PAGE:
Anacostia Park: good for people now and in future

Sunday, December 6, 2015

New data about financially vulnerable families and news about innovative workforce program

Last week, Citi Community Development and the Corporation for Enterprise Development released new data about family financial security in DC.   The data is found on in Building Financial Security in the District of Columbia: A Data Snapshot (PDF)—a snapshot is shown in the image above.

As reported in the blog post DC's unbanked population twice regional rate, may DC individuals and families are financially vulnerable.   According to Family Assets Count,

  • 74% of single-parent households, 55% of households with children, 54% of renters and 73% of households with no education above a high school diploma live in liquid asset poverty in the District.
  • 18% of the District’s population receives the federal Earned Income Tax Credit (EITC), but only 4% are utilizing free tax prep services to receive their refund.
  • 12% of District households do not have a checking or savings account—nearly twice the national rate. So, nearly 32,000 households are more susceptible to using alternative, often predatory, financial services. Even among those households that have bank accounts, a full 25% still relied on alternative financial services, such as check cashing or payday loans in the last year.

Family Assets Count is a project of CFED (the Corporation for Enterprise Development) and the Assets & Opportunity Initiative along with Citi Community Development, Capital Area Asset Builders (CAAB), and United Way of the National Capital Area.

In related news, Mayor Bowser announced the new Asset Building @ Work program, a partnership between CAAB and the Department of Employment Services.   The partnership represents an "innovative model of integrating financial capability services with workforce development program over three years." (Mayor Bowser, Citi, CAAB Launch Partnership to Strengthen Employment Services Programming).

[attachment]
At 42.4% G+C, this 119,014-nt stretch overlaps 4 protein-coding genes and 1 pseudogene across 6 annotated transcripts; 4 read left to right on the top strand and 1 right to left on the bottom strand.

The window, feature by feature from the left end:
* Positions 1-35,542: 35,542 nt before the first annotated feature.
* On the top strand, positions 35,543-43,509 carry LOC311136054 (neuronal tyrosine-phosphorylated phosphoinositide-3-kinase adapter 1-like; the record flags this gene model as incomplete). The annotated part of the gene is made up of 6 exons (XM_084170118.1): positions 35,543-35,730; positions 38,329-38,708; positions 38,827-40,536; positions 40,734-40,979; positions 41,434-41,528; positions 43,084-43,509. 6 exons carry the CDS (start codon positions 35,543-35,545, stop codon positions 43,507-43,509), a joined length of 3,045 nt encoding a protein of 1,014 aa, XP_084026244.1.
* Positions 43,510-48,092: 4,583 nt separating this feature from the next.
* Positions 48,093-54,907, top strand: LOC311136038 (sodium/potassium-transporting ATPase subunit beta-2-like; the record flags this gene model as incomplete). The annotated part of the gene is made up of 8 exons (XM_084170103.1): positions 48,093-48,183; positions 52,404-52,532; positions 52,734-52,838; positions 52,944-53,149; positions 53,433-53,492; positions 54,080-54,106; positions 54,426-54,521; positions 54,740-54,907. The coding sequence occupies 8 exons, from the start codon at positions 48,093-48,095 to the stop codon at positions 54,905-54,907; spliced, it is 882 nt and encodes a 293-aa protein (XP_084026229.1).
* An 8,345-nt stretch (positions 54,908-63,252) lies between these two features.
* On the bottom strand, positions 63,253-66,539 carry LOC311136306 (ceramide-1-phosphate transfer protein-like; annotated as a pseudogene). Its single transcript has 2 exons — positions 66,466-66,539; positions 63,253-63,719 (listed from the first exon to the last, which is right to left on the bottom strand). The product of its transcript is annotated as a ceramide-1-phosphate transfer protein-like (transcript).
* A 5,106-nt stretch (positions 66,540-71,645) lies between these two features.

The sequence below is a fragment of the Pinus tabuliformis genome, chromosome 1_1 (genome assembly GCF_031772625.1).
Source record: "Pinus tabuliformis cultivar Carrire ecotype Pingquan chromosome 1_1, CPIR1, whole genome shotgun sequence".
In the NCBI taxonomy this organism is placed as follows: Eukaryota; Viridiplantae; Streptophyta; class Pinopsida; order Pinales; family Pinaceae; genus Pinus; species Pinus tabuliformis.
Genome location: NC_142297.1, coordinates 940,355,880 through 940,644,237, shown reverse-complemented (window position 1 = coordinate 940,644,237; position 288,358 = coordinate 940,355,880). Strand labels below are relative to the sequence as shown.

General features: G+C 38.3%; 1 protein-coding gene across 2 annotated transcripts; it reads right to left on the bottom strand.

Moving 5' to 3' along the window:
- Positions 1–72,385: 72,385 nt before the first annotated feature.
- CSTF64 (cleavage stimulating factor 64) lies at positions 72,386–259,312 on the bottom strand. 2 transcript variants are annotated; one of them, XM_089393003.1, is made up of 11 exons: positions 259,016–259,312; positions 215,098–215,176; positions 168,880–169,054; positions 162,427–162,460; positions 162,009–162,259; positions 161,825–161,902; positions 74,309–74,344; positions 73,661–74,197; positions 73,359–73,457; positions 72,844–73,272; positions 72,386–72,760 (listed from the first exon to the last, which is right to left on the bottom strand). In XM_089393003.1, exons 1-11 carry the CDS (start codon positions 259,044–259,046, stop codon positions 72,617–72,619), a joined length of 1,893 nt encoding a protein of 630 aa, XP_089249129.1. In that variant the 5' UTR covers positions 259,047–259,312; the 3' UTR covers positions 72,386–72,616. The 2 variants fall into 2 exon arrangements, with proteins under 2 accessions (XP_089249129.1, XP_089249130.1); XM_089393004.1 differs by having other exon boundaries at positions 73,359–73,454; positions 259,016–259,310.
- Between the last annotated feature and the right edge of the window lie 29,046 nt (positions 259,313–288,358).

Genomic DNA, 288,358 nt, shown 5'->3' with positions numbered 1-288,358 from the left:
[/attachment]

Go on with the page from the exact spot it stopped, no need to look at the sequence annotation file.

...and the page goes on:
Friday, December 4, 2015

Encouragement to make DC smoke-free

The District of Columbia was not one of the 50 communities selected as a Chronic Disease Prevention and Health Promotion grantee but there is much we can learn from the national and local partners starting with ways to reduce the tobacco use and smoke exposure.

DC has taken numerous steps to reduce resident, worker, and visitor exposure to smoke but more can be done.   Young people continue to experiment with smoking.   According to the 2012 OSSE report District of Columbia PROMOTE. PREVENT. PROTECT. Youth Risk Behavior Survey (PDF), 5% of middle school students reported having smoked cigarettes in the past 30 days and 14% of the high school students reported having smoked cigarettes in the past 30 days.   And the number is likely higher; surveys relying on self-reports are known to under-report.

If you are interested in tackling this important public health issue, read the Partnering4Health project's Where You Live, Work and Play Should Be Smoke-Free, below.

National Orgs Success Stories Tobacco (002)

Unfortunately, CFSA reverts to bad old practice

DC's unbanked population twice regional rate

Nationally, one in every nine households (11%) in American cities with 200,000 or more residents are unbanked.   This means that people don't have a checking or savings account.   Those unbanked in DC amount to 11.8% of the population.   Regionally, 4.3% of the population is unbanked.

This information and more is available in the new estimates from CFED in their Assets & Opportunity Local Data Center.

There is deeper meaning to this data.   Consider how much more powerful the DC Earned Income Tax Credit (EITC) could be when claimants have bank accounts.   Unbanked tax filers, according to Brookings' Alan Berube and others, commonly use high-priced refund loan products.   Berube et al. also write,

In the Washington, D.C. area, taxpayers claiming an Earned Income Tax Credit (EITC) of $1,500 spend, on average, more than 10 percent of this amount on tax preparation, electronic filing and a refund loan if they use a commercial tax preparer. One local preparer’s prices were typical of those for national chain preparers: $60 for preparation of a federal return with the EITC, $34 for a state return, $20 for electronic filing, and up to $90 for a refund loan, for a total of $204. (The Price of Paying Taxes:How Tax Preparation and Refund Loan Fees Erode the Benefits of the EITC (PDF))

In 2002, University of Michigan Law School's Michael S. Barr testified before the Senate Committee on Banking, Housing, and Urban Affairs about the unbanked.   In a related essay, he described the high costs:
  1. Basic financial services cost a lot.   Without a bank account, people must rely on check cashing establishments.   In 2000, the FDIC estimated that a worker making $12,000 a year would spend $250 to cash paychecks.